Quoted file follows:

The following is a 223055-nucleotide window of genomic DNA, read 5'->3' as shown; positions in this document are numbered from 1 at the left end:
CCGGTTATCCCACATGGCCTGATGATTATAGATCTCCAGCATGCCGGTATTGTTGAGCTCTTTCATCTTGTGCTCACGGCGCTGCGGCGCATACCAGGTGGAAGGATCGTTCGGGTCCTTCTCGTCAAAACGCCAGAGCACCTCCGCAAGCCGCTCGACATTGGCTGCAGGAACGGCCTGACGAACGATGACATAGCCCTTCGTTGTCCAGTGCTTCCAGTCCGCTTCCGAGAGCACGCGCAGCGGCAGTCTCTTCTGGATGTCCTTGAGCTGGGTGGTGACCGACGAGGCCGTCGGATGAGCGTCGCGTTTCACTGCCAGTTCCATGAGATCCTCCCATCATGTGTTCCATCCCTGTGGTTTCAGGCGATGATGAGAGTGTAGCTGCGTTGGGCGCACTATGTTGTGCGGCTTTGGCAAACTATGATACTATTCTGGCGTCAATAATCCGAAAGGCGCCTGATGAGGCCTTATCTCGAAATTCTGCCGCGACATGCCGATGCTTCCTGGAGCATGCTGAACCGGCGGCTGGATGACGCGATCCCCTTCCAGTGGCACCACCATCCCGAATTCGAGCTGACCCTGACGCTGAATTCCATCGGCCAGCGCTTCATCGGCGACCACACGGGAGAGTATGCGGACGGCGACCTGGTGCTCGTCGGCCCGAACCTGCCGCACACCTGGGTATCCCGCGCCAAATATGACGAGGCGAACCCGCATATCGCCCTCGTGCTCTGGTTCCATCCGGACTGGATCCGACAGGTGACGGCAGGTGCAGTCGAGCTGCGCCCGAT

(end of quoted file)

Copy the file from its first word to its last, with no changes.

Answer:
The following is a 223055-nucleotide window of genomic DNA, read 5'->3' as shown; positions in this document are numbered from 1 at the left end:
CCGGTTATCCCACATGGCCTGATGATTATAGATCTCCAGCATGCCGGTATTGTTGAGCTCTTTCATCTTGTGCTCACGGCGCTGCGGCGCATACCAGGTGGAAGGATCGTTCGGGTCCTTCTCGTCAAAACGCCAGAGCACCTCCGCAAGCCGCTCGACATTGGCTGCAGGAACGGCCTGACGAACGATGACATAGCCCTTCGTTGTCCAGTGCTTCCAGTCCGCTTCCGAGAGCACGCGCAGCGGCAGTCTCTTCTGGATGTCCTTGAGCTGGGTGGTGACCGACGAGGCCGTCGGATGAGCGTCGCGTTTCACTGCCAGTTCCATGAGATCCTCCCATCATGTGTTCCATCCCTGTGGTTTCAGGCGATGATGAGAGTGTAGCTGCGTTGGGCGCACTATGTTGTGCGGCTTTGGCAAACTATGATACTATTCTGGCGTCAATAATCCGAAAGGCGCCTGATGAGGCCTTATCTCGAAATTCTGCCGCGACATGCCGATGCTTCCTGGAGCATGCTGAACCGGCGGCTGGATGACGCGATCCCCTTCCAGTGGCACCACCATCCCGAATTCGAGCTGACCCTGACGCTGAATTCCATCGGCCAGCGCTTCATCGGCGACCACACGGGAGAGTATGCGGACGGCGACCTGGTGCTCGTCGGCCCGAACCTGCCGCACACCTGGGTATCCCGCGCCAAATATGACGAGGCGAACCCGCATATCGCCCTCGTGCTCTGGTTCCATCCGGACTGGATCCGACAGGTGACGGCAGGTGCAGTCGAGCTGCGCCCGAT